My Bloody Life Information

From Wikipedia
https://en.wikipedia.org/wiki/My_Bloody_Life

My Bloody Life: The Making of a Latin King is an autobiography by Reymundo Sanchez (a pseudonym) about his life as a teenage street gang member in Chicago. [1] [2]

The author of the book, Reymundo Sanchez, was a lost boy - disowned by physically abusive step-fathers who could not care less about him or his mother. He soon learned that street survival for him and his younger brother Moe depended on whom he counted on among his friends and to which gang he belonged in the Humboldt Park community.

Living in the first floor of a slum apartment on the corner intersection streets of Kedzie and Armitage, Raymundo’s neighborhood was a stronghold of the Almighty Latin Kings Queens Nation. Initiated into the Latin Kings by performing his first hit at the age of 12, he earned a reputation for violence, armed robbery, burglary, attempted murder, drug dealing, and gangbanging.

A 30-block area of Chicago defined his reality of the world as a child, a minor, then a seasoned gang leader who aligned himself with fellow gang leaders from the Spanish Lords and Insane Unknowns to form an alliance against the Folks Nation that included the Maniac Latin Disciples, Insane Spanish Cobras and Orchestra Albany.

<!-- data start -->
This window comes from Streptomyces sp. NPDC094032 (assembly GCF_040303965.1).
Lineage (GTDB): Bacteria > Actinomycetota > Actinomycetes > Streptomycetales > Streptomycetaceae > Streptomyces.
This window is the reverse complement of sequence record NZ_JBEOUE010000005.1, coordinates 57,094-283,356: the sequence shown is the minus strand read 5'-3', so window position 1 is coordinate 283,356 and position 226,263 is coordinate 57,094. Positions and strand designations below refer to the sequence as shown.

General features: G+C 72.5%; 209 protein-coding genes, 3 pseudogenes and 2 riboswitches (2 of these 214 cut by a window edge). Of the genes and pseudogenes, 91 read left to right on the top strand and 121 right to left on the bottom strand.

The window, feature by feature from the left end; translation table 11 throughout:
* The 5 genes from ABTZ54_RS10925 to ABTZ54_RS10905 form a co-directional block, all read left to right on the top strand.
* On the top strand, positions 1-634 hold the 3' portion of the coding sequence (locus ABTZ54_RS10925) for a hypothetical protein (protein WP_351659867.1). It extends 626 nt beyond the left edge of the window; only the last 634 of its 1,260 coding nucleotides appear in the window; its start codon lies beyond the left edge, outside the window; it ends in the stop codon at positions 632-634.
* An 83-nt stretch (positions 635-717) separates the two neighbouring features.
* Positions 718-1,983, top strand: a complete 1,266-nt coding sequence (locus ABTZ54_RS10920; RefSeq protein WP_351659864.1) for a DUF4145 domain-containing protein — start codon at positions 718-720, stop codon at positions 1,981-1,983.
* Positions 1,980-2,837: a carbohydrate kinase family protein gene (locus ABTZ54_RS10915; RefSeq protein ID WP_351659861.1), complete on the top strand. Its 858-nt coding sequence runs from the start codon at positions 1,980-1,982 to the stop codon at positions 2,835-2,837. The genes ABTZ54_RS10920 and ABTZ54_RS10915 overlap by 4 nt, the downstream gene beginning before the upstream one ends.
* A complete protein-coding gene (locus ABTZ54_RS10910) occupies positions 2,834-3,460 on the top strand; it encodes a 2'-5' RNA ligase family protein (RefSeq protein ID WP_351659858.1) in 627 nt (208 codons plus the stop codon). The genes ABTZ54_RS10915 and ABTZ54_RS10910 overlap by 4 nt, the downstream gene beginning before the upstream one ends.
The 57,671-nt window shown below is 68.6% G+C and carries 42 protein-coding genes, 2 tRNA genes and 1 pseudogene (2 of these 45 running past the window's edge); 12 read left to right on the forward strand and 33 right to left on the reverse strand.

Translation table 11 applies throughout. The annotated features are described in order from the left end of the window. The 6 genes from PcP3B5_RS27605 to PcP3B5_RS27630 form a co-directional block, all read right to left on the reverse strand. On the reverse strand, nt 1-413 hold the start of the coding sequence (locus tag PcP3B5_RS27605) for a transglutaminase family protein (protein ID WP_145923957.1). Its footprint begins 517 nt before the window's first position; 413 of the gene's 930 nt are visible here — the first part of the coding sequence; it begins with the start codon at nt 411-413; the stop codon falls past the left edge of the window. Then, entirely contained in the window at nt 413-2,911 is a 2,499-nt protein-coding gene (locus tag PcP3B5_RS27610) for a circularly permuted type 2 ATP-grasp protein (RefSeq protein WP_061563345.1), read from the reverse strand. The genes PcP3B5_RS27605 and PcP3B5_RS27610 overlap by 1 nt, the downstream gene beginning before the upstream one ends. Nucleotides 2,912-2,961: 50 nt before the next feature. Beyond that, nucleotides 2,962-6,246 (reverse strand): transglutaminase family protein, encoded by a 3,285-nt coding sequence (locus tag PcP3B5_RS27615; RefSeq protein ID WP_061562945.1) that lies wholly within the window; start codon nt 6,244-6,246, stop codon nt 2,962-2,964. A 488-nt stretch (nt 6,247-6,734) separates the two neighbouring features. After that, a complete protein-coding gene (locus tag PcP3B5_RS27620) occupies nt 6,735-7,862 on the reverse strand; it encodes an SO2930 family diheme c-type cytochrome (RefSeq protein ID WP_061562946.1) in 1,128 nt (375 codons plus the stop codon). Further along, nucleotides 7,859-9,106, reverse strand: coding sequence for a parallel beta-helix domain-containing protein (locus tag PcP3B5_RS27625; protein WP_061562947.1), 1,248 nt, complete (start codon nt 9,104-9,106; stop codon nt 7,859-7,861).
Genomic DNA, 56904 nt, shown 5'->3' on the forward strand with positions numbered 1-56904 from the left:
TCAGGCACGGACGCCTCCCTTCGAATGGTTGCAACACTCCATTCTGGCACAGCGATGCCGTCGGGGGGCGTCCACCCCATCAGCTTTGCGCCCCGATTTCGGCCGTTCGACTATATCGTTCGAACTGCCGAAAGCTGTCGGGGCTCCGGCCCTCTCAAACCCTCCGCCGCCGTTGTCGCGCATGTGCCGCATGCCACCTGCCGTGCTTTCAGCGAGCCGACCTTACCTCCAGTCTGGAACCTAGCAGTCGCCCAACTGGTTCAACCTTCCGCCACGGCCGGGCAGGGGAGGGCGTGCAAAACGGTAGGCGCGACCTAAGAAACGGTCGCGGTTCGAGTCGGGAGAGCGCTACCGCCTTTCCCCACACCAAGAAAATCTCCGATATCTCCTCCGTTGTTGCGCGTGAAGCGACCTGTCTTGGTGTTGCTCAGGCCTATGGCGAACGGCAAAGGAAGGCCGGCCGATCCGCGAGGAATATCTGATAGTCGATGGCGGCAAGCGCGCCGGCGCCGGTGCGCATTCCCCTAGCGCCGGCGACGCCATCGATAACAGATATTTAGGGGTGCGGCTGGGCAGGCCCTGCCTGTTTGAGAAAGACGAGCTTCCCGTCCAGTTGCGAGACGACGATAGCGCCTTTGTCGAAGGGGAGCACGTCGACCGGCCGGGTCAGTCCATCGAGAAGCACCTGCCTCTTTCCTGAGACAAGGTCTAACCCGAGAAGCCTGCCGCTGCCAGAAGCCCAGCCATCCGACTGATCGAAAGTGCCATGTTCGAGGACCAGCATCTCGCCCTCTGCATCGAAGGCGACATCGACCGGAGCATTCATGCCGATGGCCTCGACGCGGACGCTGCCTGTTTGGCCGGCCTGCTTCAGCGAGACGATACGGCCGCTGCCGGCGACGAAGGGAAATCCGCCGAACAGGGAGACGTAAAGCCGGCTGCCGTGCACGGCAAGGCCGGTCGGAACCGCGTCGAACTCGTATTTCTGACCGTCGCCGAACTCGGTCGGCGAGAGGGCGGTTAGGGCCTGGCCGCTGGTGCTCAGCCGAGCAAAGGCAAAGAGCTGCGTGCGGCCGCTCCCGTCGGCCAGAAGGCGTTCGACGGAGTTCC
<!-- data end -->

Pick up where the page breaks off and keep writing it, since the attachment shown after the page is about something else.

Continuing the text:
Raymundo was inducted into his gang by a timed "beat down", and once inducted, any perceived breach of the gang's ever-changing laws resulted in a "violation", or punishment by the gang. Following numerous arrests, jail time in Cook County Corrections, and attempted murders against him, Raymundo would walk away from gang life and escape Chicago leaving his bloody life behind.

My Bloody Life is the story of Raymundo’s odyssey through the ranks of the Latin Kings, one of America's largest and most violent Latino gangs, and the insanity, and the heartache that came with it.

Sanchez followed My Bloody Life with Once A King, Always A King, which narrated his life after leaving the Latin Kings.

References

  1. ^ "The Making of a gangbanger". The Chicago Reporter. January 1, 2002. Retrieved 2008-11-29.
  2. ^ "MY BLOODY LIFE: The Making of a Latin King". Publishers Weekly. July 17, 2000. Retrieved 2008-11-29.